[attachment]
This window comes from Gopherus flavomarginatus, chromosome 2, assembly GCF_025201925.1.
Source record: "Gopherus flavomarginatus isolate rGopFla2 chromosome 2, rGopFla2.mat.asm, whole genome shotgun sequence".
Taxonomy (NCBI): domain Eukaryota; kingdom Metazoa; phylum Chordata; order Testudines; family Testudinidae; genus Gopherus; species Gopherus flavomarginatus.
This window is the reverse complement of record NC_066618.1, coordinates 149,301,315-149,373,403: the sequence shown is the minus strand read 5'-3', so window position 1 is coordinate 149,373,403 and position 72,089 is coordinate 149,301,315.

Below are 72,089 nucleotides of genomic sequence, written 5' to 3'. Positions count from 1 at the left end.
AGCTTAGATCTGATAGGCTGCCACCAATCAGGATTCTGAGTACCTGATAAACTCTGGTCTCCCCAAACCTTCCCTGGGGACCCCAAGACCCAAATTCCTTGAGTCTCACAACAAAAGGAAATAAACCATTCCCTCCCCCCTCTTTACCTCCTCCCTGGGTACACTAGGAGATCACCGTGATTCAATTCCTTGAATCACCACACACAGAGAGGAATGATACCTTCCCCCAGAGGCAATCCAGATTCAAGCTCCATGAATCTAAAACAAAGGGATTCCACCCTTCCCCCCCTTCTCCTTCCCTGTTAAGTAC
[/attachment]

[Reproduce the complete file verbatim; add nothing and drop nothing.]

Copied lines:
This window comes from Gopherus flavomarginatus, chromosome 2, assembly GCF_025201925.1.
Source record: "Gopherus flavomarginatus isolate rGopFla2 chromosome 2, rGopFla2.mat.asm, whole genome shotgun sequence".
Taxonomy (NCBI): domain Eukaryota; kingdom Metazoa; phylum Chordata; order Testudines; family Testudinidae; genus Gopherus; species Gopherus flavomarginatus.
This window is the reverse complement of record NC_066618.1, coordinates 149,301,315-149,373,403: the sequence shown is the minus strand read 5'-3', so window position 1 is coordinate 149,373,403 and position 72,089 is coordinate 149,301,315.

Below are 72,089 nucleotides of genomic sequence, written 5' to 3'. Positions count from 1 at the left end.
AGCTTAGATCTGATAGGCTGCCACCAATCAGGATTCTGAGTACCTGATAAACTCTGGTCTCCCCAAACCTTCCCTGGGGACCCCAAGACCCAAATTCCTTGAGTCTCACAACAAAAGGAAATAAACCATTCCCTCCCCCCTCTTTACCTCCTCCCTGGGTACACTAGGAGATCACCGTGATTCAATTCCTTGAATCACCACACACAGAGAGGAATGATACCTTCCCCCAGAGGCAATCCAGATTCAAGCTCCATGAATCTAAAACAAAGGGATTCCACCCTTCCCCCCCTTCTCCTTCCCTGTTAAGTAC